Nefrología Vol. 30 Issue 5 Year 2010
Nefrologia (English Version) 2010;30:531-8 | doi: 10.3265/Nefrologia.pre2010.May.10269

Acute renal failure due to multiple stings by Africanized bees. Report on 43 cases

Insuficiencia renal aguda por picadura múltiple de abejas africanizadas. Comunicación de 43 casos


b Secci??n de Nefrolog??a, Facultad de Medicina, Universidad de Antioquia y Hospital Universitario San Vicente de Pa??l, Medell??n, Colombia,
c Nephrology Department. Medicine Faculty, Antioquia University and San Vicente de Pa??l University Hospital, Medell??n, Colombia,
Resumen

Se comunican 43 casos de insuficiencia renal aguda (IRA) por picadura múltiple de abejas africanizadas (AA) recopilados entre 1982 y 2007 en la Sección de Nefrología de la Universidad de Antioquía y el Hospital San Vicente de Paúl, de Medellín, Colombia. No se realizó ninguna intervención diferente a responder la interconsulta a nefrología y a ordenar los procedimientos de diálisis. Los datos obtenidos de las historias clínicas incluyeron datos demográficos; presentación clínica; exámenes de laboratorio realizados en el momento del ingreso; evolución de función renal para documentar la mejoría y la curación de la IRA; intervalos entre picaduras y desenlaces; número de sesiones de diálisis; duración del seguimiento y la hospitalización; supervivencia, y mortalidad. Los datos no fueron completos en los 43 casos; por ello se expone el número exacto de observaciones cuando corresponde. Edad promedio: 56 ± 26 años (rango, 2-96); 37 (86%) fueron hombres; 38 (de 41 con datos) procedían del área rural (91%); 22 de 39 fueron agricultores (56,4%); 33 de 41 provinieron de la ciudad de Medellín o el departamento de Antioquía (80,5%). Número de picaduras por paciente: aproximadamente 900. Intervalo entre picadura múltiple e IRA <48 horas: 31 casos (72,1%; promedio 2,6 ± 2,6 días; rango, 1-12); 37 de 43 requirieron diálisis (86%); promedio de sesiones: 4,7 ± 3,3 (rango, 1-12). Supervivencia: ocurrió en 36 casos (83,7%); mortalidad: en siete, todos >60 años (16,3%). La mejoría de la función renal se produjo en 36 casos (83,7%) y la normalización en 15 de los 36 casos (41,7%). El intervalo hasta el inicio de la diuresis fue de 10,6 ± 6,8 días (rango, 1-25). La duración de la hospitalización fue de 16,9 ± 8,7 días (rango, 1-39). El seguimiento fue de 25,2 ± 18,3 días (rango, 1-75). Hematuria y oliguria se produjeron antes de 24 horas de las picaduras; hubo elevación de CPK en el 90%, de ALT en el 96%, de AST en el 89%, de láctico-deshidrogenasa en el 95%, y de BUN y creatinina en el 100%. Basándonos en nuestros hallazgos y en la revisión de la información de la que disponemos, postulamos que este tipo de IRA se produce como resultado de rabdomiólisis con mioglobinuria subsiguiente, lo que desencadena una necrosis tubular aguda nefrotóxica; probablemente influye, además, algún grado de nefrotoxicidad directa no cuantificable con los métodos diagnósticos actuales. Un mayor conocimiento de esta entidad por parte de la comunidad médica puede ayudar a mejorar el tratamiento y el pronóstico de los pacientes que la presentan.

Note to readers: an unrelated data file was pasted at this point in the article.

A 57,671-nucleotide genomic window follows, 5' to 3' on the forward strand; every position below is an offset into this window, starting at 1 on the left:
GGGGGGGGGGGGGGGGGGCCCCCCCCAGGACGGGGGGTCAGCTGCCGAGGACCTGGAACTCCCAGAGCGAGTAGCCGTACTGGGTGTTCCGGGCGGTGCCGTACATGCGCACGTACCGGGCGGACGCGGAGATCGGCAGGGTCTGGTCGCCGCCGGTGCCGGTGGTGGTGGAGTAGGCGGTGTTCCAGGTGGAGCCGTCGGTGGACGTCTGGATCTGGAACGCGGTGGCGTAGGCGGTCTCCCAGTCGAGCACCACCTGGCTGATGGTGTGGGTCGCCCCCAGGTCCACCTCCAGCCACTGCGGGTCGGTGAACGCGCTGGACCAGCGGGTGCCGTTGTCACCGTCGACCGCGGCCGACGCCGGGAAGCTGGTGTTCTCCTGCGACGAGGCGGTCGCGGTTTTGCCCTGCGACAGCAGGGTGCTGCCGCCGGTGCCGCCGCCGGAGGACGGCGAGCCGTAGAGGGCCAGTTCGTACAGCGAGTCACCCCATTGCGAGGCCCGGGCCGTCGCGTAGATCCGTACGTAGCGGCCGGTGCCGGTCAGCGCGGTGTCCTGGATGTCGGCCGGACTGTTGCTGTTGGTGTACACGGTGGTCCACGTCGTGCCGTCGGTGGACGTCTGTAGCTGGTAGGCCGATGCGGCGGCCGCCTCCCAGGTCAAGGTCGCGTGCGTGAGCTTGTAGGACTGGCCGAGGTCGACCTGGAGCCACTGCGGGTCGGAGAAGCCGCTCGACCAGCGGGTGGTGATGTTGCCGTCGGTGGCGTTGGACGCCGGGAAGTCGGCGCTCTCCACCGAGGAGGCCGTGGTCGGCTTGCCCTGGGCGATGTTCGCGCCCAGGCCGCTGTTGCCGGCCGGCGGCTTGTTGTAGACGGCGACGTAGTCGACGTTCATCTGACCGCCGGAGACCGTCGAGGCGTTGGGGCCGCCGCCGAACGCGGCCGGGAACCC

Abstract

Acute renal failure due to multiple stings by Africanized bees. Report on 43 cases. This study reports on acute renal failure (ARF) due to multiple stings by Africanized bees (AB) occurring in 43 cases collected between 1982 and 2007 (at the Nephrology Section, University of Antioquia School of Medicine and San Vicente de Paul University Hospital, Medellin, Colombia). No intervention on patient care was performed except for responding the Nephrology consult and prescribing dialysis. Data obtained from the medical records included demography; clinical presentation; laboratory results on admission; evolution of renal function to document improvement and normalization; intervals between stings and outcomes; number of dialysis sessions; length of follow-up and hospitalization; survival; and mortality. Not all patients had complete data and therefore, the number of observations is included where required. Mean age was 56 ± 26 yr (range 2–96); 37 (86%) were men; 38 (of 41 cases) came from rural areas (91%); 22 (of 39) were farmers (56.4%); 33 (of 41) lived in Medellin or in the department of Antioquia (80.5%). Number of stings per patient: ~ 900. Interval between stings and ARF < 48 hours: in 31 cases (72.1%; mean 2.6 ± 2.6 days; range 1–12); 37 (of 43) required dialysis (86%); mean number of sessions: 4.7 ± 3.3 (range 1–12). Survival occurred in 36 cases (83.7%) and mortality, in 7, all > 60 yr (16.3%). At last follow-up, renal function improvement was documented in 36 (83.7%) and normalization in 15 of them (41.7%). Interval until initiation of diuresis: 10.6 ± 6.8 days (range 1–25). Duration of hospitalization: 16.9 ± 8.7 days (range 1–39). Follow-up: 25.2 ± 18.3 days (range 1–75). Hematuria and oliguria occurred before 24 hours; there was an increase of CPK in 90%, of ALT in 96%, of AST in 89%, of DHL in 95%, and of BUN and creatinine in 100%. Based on our findings and on the review of the available information, we propose that this type of ARF occurs as a result of rhabdomyolysis with subsequent myoglobinuria, which lead to nephrotoxic acute tubular necrosis; a variable degree of direct nephrotoxicity, not quantifiable with current diagnostic methods, is also probably involved. A better knowledge of this entity by the medical community could improve care and prognosis of the patients who develop it.